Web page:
(Welcome to Let’s Get Animated!, a column that spotlights the best of film animation. In this edition: the best anime movies to watch if you’re a fan of Studio Ghibli movies.)
It felt like a big, gaping hole was left in the animation industry when Studio Ghibli temporarily shuttered its doors in 2014. The game-changing studio’s co-founder and the greatest animation director of this generation, Hayao Miyazaki, had just retired (again). And with that, Disney was back to dominating the animation market, with quality alternatives few and far between.
For years, Studio Ghibli was an animation titan that not only offered a refreshing foil to Hollywood’s frenetic, action-packed animated movies, but was a genre unto itself. Fans of the works of Miyazaki, Isao Takahata, Hiroyuki Morita, Gor? Miyazaki, and Hiromasa Yonebayashi didn’t have to say they liked anime — they liked Ghibli. Which is a shame, because Japan’s anime industry has so much more to offer.
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(Welcome to Pop Culture Imports, a column that compiles the best, wackiest, and weirdest foreign-language movies and TV shows streaming right now.)
We’re a week into April, which means it’s time for your biweekly dose of Pop Culture Imports. And if you’re bitter at the sudden waves of warmth outdoors (not to mention the allergies), make yourself comfortable to watch some sobering and stunning foreign-language movies.
This month we have a controversial but lavish Bollywood epic, two strikingly different World War II-set dramas, a Dutch drama that takes a microscope to radicalization, and a quirky Korean variety show.
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When I sat down to compile a list of the best animated movies of 2017, I realized that the selection was shockingly meager. Outside of Pixar and Disney, animation has never been the pride of Hollywood, often appealing to the lowest common denominator rather than stretching the limits of what animated storytelling can do. That’s a job for the foreign animated flicks or for the arthouse indie films. Mainstream animated films only have to keep kids occupied while their parents run errands.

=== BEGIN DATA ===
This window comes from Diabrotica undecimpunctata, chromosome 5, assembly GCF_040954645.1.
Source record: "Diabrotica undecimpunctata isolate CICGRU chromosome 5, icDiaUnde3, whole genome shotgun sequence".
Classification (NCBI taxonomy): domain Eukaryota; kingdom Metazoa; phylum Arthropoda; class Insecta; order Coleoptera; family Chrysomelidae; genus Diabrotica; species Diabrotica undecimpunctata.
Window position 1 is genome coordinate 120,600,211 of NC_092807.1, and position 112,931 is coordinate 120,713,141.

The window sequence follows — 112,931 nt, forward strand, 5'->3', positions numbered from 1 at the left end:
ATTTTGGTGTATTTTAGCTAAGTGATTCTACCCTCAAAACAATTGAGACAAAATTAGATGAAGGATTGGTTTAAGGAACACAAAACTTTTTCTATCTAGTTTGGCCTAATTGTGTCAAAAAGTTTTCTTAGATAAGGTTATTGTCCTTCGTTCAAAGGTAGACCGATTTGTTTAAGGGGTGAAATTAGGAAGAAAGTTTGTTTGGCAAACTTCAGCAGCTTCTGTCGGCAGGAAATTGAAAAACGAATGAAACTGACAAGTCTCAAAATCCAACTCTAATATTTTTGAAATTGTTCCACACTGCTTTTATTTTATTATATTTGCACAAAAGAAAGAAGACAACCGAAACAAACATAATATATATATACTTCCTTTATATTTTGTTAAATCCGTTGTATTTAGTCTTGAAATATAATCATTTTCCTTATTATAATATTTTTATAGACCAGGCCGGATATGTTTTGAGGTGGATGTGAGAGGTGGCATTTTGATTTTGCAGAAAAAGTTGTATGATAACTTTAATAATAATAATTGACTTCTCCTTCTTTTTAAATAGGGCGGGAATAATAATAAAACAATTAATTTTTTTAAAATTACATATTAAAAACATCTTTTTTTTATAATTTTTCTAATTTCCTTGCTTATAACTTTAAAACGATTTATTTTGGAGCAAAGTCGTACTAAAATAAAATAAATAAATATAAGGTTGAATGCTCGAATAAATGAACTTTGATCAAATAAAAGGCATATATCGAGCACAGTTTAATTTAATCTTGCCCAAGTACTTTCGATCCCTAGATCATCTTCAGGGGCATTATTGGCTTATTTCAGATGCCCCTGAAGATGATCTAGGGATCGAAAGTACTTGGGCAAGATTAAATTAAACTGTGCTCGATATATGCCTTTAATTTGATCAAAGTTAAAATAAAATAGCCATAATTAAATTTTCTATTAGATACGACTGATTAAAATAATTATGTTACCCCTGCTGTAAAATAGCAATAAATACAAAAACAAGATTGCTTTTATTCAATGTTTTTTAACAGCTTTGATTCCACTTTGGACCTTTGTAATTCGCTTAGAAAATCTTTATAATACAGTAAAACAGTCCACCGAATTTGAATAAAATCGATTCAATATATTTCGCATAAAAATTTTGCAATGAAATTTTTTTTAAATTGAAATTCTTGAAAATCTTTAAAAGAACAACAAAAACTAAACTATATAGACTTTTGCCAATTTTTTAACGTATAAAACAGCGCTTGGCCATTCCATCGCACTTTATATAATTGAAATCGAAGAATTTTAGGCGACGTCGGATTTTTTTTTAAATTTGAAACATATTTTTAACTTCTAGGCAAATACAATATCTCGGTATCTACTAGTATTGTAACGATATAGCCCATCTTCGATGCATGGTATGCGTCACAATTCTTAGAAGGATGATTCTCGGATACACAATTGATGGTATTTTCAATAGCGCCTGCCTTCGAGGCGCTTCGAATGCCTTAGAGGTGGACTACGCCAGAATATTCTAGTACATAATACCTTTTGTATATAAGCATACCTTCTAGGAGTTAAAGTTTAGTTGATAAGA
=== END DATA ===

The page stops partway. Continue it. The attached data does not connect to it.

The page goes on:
But there was something exceptionally horrible about 2017’s mainstream animated offerings. Aside from Coco, Cars 3, and The Lego Batman Movie, Hollywood has had a pretty bad year for animated movies. Don’t remember what came out this year? The Emoji Movie, The Boss Baby, and Smurfs: The Lost Village, just to name a few. Now you see what I mean.
Compared to last year, which boasted fantastic widely released films from high-profile studios like Disney’s Moana and Zootopia and smaller studios like Laika’s Kubo and the Two Strings, this year’s wide-release animated movies have little in the way of critical acclaim. How can there be such a difference in quality in one year? Let’s dive into it.
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